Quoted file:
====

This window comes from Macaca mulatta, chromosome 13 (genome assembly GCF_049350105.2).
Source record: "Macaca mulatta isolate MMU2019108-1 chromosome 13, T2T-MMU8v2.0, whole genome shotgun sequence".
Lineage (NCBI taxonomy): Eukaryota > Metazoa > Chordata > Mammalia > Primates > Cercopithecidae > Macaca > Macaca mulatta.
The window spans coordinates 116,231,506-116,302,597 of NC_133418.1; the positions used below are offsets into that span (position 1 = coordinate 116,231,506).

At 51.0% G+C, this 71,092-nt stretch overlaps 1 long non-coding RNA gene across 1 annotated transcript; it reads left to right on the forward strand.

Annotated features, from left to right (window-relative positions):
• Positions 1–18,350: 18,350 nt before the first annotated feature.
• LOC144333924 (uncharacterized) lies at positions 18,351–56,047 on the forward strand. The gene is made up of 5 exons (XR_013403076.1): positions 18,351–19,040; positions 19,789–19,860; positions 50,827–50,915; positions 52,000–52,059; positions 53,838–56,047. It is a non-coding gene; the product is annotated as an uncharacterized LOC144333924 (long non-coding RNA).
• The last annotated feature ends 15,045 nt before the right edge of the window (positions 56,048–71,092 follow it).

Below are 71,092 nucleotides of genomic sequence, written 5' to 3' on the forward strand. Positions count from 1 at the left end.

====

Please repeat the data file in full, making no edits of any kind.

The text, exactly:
This window comes from Macaca mulatta, chromosome 13 (genome assembly GCF_049350105.2).
Source record: "Macaca mulatta isolate MMU2019108-1 chromosome 13, T2T-MMU8v2.0, whole genome shotgun sequence".
Lineage (NCBI taxonomy): Eukaryota > Metazoa > Chordata > Mammalia > Primates > Cercopithecidae > Macaca > Macaca mulatta.
The window spans coordinates 116,231,506-116,302,597 of NC_133418.1; the positions used below are offsets into that span (position 1 = coordinate 116,231,506).

At 51.0% G+C, this 71,092-nt stretch overlaps 1 long non-coding RNA gene across 1 annotated transcript; it reads left to right on the forward strand.

Annotated features, from left to right (window-relative positions):
• Positions 1–18,350: 18,350 nt before the first annotated feature.
• LOC144333924 (uncharacterized) lies at positions 18,351–56,047 on the forward strand. The gene is made up of 5 exons (XR_013403076.1): positions 18,351–19,040; positions 19,789–19,860; positions 50,827–50,915; positions 52,000–52,059; positions 53,838–56,047. It is a non-coding gene; the product is annotated as an uncharacterized LOC144333924 (long non-coding RNA).
• The last annotated feature ends 15,045 nt before the right edge of the window (positions 56,048–71,092 follow it).

Below are 71,092 nucleotides of genomic sequence, written 5' to 3' on the forward strand. Positions count from 1 at the left end.